Defining Taxpayer Responsibility: In Support of a General Anti-Avoidance Principle
British Tax Review, pp. 332-357, 2004
27 Pages Posted: 2 May 2006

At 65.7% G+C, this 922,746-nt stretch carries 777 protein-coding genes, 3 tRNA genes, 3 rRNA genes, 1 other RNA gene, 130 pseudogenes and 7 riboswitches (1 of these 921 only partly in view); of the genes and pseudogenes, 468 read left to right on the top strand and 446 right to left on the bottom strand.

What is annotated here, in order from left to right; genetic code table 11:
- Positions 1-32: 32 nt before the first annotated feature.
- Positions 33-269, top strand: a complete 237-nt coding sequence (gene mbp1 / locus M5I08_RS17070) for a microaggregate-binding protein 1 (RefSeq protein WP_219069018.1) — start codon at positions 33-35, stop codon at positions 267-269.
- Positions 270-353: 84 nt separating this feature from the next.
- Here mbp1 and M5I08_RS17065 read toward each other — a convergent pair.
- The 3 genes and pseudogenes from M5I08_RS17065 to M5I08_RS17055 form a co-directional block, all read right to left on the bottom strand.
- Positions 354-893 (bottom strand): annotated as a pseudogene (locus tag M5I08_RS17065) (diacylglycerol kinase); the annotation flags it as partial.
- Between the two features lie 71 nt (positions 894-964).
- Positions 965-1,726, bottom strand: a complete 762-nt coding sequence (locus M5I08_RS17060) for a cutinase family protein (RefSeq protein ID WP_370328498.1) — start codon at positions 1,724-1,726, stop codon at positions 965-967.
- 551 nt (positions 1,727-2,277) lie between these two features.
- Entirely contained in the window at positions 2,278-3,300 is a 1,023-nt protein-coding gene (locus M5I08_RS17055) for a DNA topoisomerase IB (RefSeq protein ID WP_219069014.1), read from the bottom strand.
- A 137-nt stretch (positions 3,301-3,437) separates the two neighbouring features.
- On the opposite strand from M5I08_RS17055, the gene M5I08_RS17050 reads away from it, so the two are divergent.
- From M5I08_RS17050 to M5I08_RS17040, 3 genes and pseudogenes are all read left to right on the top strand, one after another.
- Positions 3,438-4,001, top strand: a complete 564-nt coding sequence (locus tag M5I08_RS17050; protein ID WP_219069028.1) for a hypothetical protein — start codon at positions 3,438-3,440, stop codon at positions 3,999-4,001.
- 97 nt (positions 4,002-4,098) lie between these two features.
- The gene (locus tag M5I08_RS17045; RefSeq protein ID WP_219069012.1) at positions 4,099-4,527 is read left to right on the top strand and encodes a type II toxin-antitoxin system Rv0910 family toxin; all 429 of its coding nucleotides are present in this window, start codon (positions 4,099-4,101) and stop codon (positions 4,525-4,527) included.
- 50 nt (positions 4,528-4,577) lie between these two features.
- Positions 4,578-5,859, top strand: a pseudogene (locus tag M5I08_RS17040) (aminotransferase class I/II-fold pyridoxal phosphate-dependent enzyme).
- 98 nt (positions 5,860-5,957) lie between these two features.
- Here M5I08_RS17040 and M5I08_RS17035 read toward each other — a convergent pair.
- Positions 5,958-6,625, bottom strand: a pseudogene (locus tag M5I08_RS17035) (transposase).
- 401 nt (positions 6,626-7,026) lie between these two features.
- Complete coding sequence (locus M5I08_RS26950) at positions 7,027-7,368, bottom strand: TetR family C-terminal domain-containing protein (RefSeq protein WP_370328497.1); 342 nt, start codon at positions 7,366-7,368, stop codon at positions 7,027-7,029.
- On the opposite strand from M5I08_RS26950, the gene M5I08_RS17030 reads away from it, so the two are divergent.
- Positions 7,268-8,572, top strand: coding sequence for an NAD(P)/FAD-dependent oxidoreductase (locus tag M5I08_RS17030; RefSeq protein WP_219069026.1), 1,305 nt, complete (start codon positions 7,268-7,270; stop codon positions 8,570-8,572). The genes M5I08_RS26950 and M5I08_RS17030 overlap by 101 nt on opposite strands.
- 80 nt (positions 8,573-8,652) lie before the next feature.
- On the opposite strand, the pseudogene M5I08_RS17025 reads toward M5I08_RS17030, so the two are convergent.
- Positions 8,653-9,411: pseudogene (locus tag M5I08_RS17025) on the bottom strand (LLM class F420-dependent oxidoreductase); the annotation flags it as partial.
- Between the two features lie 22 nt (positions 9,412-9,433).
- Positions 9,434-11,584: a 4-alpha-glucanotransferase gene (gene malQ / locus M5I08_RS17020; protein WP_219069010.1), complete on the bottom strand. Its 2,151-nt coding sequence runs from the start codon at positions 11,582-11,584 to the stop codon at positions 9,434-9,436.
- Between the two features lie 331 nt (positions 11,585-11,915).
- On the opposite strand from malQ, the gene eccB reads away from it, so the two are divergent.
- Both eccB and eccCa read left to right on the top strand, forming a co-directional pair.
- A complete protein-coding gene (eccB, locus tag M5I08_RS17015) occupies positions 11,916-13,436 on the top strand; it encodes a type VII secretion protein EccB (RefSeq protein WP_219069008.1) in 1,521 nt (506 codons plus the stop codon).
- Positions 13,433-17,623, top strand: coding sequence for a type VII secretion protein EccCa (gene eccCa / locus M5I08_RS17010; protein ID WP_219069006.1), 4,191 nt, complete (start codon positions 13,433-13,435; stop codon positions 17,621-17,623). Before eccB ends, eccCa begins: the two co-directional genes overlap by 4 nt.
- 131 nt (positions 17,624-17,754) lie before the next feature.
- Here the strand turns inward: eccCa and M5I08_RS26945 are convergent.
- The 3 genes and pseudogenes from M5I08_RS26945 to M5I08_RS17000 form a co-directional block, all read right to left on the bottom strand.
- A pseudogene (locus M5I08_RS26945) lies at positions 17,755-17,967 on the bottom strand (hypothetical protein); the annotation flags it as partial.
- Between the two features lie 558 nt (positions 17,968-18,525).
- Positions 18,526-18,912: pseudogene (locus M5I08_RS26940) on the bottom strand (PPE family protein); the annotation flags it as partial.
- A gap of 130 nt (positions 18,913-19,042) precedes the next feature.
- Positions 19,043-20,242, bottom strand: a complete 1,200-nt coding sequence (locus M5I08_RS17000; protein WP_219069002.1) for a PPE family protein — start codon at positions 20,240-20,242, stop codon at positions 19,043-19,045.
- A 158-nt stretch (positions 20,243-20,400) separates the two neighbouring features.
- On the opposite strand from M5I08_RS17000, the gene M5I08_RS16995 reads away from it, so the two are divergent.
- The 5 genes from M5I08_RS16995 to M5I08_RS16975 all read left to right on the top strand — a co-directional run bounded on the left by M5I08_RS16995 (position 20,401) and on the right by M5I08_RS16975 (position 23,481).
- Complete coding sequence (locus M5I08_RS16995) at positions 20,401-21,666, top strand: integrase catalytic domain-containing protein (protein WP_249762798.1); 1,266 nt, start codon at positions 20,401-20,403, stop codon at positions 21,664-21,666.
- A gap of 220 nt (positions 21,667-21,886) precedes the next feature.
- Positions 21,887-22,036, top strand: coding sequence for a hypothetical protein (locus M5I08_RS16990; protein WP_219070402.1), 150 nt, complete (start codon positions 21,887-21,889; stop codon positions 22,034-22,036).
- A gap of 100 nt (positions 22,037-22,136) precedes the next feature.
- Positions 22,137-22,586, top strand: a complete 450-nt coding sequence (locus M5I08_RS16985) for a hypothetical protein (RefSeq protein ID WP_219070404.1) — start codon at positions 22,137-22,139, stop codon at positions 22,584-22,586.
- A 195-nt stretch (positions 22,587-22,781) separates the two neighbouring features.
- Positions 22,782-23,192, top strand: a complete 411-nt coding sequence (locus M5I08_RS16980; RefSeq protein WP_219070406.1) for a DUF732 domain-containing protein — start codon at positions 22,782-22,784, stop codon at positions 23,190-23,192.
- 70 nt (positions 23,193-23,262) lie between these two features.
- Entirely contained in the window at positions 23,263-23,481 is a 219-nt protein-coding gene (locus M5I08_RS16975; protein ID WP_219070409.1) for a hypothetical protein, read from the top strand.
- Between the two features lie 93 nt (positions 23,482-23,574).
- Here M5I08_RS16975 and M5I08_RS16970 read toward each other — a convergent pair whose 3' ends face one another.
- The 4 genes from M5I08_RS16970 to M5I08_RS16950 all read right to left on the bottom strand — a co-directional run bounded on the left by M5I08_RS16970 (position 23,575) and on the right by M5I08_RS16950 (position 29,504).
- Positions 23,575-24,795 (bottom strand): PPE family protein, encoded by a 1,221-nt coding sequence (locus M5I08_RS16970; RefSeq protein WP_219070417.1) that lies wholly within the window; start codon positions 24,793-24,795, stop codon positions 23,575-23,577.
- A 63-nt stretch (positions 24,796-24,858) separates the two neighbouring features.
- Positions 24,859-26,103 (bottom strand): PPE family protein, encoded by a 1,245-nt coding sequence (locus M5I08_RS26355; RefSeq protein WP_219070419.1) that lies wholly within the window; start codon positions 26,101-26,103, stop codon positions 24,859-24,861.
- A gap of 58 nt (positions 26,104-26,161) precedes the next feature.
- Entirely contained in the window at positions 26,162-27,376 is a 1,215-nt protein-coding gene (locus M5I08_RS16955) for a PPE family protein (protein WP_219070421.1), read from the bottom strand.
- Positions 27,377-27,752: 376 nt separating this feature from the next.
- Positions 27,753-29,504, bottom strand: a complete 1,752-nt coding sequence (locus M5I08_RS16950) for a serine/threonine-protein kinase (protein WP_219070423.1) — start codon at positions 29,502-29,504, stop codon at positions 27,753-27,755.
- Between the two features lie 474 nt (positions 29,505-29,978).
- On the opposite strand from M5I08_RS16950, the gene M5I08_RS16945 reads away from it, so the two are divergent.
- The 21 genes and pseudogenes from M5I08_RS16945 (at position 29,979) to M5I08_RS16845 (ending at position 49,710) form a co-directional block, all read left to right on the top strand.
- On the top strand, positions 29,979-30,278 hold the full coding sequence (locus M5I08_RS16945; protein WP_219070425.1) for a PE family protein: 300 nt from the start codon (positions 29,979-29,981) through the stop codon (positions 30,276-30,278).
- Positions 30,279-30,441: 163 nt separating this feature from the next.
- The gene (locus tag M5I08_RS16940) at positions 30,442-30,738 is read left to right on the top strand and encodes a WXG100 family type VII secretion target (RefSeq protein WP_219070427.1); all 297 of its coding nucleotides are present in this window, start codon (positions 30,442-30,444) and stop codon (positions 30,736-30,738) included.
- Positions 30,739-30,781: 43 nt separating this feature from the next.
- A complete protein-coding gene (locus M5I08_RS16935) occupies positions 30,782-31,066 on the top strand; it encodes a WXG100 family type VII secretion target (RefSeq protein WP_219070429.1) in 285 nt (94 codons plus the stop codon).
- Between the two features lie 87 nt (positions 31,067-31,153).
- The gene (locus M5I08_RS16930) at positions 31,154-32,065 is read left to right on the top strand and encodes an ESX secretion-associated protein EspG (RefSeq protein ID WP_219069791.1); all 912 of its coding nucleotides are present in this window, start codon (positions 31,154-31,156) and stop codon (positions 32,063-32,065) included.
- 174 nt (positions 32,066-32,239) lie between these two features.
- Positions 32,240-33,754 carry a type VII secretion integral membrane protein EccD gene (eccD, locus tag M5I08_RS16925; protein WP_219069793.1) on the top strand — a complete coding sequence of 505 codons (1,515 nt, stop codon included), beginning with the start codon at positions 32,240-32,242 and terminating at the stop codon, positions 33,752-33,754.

This article examines tax avoidance in the context of regulatory and legal theory and developing ideas about corporate governance. Words such as "ethics" or "morality" are frequently called upon within the tax avoidance debate, whilst corporate directors argue that they have a "duty" to minimise taxation within the law. "Certainty" is given great weight and importance as an outcome, and this requirement is often thought to demand specific rules rather than a general anti-avoidance principle. This article concludes that the law should give more direction to taxpayers, especially company directors, on the balance of their duties. This cannot be left to morality but, it is argued here, can be best achieved by a legislative general anti-avoidance principle. It is not claimed that this would achieve certainty: rather that certainty is the wrong test of such a principle. Moreover, a legislative anti-avoidance principle would not, and would not be intended to, remove the need for judicial development, since judges will always have a role to play. Rather, a legislative general anti-avoidance principle would provide the overlay needed to give legitimacy to judicial development and offer a framework in which the uncertainty inherent in any system capable of tackling tax avoidance could be fairly managed.
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